Reserve Bank of Australia Raises Cash Rate to 1.35 Percent Warns More Expected to Come

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The Reserve Bank of Australia (RBA) has lifted the cash rate by another 0.5 percent to 1.35 percent at its board meeting on July 5, continuing its effort to bring inflation under control.

In a statement released after the meeting, RBA governor Philip Lowe said the central bank’s move was necessary to end the unconventional monetary policy implemented following the COVID-19 pandemic.

“Today’s increase in interest rates is a further step in the withdrawal of the extraordinary monetary support that was put in place to help ensure the Australian economy against the worst possible effects of the pandemic,” he said.

“The resilience of the economy and the higher inflation mean that this extraordinary support is no longer needed.”

Lowe then added that the RBA board was likely to take “further steps” in the upcoming months to bring the monetary conditions in Australia back to normal.

“The size and timing of future interest rate increases will be guided by the incoming data and the board’s assessment of the outlook for inflation and the labour market,” he said.

It was expected that the next cash rate hike would come in August after the release of second-quarter inflation data.

Domestic Factors Drive Up Australia’s Inflation

Speaking about the economic situation the governor said that although inflation in Australia was high, it had not reached the levels seen in other countries.’

Additionally, while global factors were responsible for much of the rise in inflation in the country, domestic factors such as strong demand, a tight labour market, and capacity constraints in some sectors were adding to the pressures.

“Inflation is forecast to peak later this year and then decline back towards the two to three percent range next year,” Lowe said.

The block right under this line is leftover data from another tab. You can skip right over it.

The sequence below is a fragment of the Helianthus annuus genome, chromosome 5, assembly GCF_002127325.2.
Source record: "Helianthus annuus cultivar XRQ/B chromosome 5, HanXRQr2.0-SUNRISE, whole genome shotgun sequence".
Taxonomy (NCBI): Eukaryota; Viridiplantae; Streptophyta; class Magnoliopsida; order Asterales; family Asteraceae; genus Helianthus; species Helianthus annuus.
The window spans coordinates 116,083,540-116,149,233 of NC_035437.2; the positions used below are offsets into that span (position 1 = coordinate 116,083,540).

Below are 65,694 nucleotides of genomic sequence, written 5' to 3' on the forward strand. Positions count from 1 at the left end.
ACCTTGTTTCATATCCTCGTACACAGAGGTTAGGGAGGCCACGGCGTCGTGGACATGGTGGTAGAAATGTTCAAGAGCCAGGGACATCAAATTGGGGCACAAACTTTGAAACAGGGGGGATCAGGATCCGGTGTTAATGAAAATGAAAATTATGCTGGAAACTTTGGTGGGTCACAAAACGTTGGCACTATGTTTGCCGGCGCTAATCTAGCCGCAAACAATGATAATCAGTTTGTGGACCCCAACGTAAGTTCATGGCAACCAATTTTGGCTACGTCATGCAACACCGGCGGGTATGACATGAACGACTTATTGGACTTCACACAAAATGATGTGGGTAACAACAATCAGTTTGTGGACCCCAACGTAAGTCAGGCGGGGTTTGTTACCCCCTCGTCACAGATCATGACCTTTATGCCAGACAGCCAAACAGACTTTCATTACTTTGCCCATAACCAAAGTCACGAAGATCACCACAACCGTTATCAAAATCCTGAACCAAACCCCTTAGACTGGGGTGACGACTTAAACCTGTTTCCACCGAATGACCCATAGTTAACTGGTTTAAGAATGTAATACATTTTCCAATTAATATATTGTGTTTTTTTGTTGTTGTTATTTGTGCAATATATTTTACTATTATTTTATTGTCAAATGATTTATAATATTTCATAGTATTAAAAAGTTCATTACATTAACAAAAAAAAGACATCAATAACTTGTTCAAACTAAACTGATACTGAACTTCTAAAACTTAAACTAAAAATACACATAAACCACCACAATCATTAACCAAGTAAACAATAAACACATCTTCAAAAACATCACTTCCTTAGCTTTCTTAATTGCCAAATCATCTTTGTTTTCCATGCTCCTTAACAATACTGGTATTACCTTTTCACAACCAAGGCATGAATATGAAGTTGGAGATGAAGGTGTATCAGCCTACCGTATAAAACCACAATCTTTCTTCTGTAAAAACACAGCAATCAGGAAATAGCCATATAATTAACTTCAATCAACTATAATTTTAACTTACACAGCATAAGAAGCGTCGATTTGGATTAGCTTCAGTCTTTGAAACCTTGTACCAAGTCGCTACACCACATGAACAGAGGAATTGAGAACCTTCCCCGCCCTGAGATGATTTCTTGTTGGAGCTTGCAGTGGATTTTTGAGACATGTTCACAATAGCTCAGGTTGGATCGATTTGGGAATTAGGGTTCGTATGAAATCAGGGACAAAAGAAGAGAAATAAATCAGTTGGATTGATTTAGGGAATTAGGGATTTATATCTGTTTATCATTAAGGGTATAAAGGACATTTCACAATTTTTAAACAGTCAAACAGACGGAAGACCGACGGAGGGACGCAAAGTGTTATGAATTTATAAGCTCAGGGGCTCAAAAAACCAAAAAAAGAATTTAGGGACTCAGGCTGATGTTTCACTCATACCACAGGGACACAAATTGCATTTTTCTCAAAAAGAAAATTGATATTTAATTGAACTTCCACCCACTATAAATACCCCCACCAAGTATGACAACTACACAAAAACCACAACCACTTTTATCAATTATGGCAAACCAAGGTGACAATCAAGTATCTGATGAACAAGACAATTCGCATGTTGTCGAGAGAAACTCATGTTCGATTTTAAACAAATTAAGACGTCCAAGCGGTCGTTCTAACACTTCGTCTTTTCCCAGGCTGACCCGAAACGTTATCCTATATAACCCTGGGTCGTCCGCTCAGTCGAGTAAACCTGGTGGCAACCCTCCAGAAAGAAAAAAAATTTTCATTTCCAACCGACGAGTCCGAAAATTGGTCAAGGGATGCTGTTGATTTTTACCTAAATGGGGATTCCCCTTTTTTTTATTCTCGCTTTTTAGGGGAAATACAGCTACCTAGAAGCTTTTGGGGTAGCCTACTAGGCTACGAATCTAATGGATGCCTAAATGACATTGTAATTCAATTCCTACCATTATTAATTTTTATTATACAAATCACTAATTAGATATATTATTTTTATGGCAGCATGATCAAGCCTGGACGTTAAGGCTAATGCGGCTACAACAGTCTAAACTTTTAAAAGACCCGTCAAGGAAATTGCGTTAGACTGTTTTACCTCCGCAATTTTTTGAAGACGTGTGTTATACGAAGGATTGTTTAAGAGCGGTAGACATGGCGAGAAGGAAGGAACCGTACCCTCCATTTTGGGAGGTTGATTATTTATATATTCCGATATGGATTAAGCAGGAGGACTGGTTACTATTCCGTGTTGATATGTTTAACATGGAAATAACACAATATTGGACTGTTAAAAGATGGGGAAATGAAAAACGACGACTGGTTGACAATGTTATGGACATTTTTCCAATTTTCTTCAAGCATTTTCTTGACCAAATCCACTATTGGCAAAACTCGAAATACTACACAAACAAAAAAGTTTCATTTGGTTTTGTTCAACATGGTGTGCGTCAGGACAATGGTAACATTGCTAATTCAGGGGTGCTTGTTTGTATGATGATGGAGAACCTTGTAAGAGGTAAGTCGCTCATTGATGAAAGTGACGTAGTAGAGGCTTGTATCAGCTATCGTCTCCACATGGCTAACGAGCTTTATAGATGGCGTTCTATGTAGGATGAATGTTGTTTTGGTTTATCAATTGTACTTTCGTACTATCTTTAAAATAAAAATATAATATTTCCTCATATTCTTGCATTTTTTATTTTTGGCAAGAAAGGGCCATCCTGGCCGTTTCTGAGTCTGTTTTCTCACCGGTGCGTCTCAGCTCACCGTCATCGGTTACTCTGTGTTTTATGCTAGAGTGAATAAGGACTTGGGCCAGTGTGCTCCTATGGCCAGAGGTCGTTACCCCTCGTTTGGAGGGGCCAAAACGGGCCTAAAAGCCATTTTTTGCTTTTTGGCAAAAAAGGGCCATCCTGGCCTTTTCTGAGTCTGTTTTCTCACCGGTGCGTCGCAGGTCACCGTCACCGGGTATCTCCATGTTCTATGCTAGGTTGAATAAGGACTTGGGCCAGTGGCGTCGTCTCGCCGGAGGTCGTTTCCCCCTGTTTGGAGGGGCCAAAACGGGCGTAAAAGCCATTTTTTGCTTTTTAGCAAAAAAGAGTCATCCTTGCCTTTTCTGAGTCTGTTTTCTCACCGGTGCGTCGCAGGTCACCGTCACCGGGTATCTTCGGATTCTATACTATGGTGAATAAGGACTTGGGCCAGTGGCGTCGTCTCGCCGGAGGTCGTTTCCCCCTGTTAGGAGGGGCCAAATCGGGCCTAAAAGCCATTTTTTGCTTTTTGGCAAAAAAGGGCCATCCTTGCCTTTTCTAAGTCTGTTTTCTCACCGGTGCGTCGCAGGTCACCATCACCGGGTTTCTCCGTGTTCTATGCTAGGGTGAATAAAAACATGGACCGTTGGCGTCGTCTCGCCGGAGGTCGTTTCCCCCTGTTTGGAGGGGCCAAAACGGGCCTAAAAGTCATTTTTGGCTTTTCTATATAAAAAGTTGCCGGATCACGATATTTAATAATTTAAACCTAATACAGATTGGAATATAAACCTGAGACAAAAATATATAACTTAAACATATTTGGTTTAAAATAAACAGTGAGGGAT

“As global supply-side problems continue to ease and commodity prices stabilise, even if at a high level, inflation is expected to moderate.”

Epoch Times Photo
Reserve Bank Governor Philip Lowe speaks at Parliament House in Canberra, Australia on Feb. 7, 2020. (Tracey Nearmy/Getty Images)

Meanwhile, the lift in the cash rate was in line with what economists and markets had expected earlier.

“It is highly likely that further increases in the cash rate will be announced as the RBA is probably beyond taking a ‘wait and see’ approach to the impact of their cash rate rises and will need to continue raising rates until they get comfortable that inflation is starting to move down,” said Anneke Thompson, the chief economist of CreditorWatch.

A ‘Tough Day’ For Homeowners With Mortgages

Earlier, Treasurer Jim Chalmers had warned Australians of a “tough day” as the interest rate hike would bite into household budgets.

“A bigger proportion of household budgets which are already stretched by the price of petrol, groceries, electricity and other essentials will be eaten up by mortgage repayments,” he told Sky News.

“People will find today’s news really difficult. I think it will be a tough day for a lot of homeowners.”

Financial comparison website RateCity estimated the 0.5 percent increase in interest rate would cause a homeowner with a $500,000 (about US$343,000) mortgage to pay an additional $137 a month.

At the same time, the treasurer said the RBA’s decision would put more pressure on the federal budget and the economy.

Alfred Bui


Alfred Bui is an Australian reporter based in Melbourne and focuses on local and business news. He is a former small business owner and has two master’s degrees in business and business law. Contact him at

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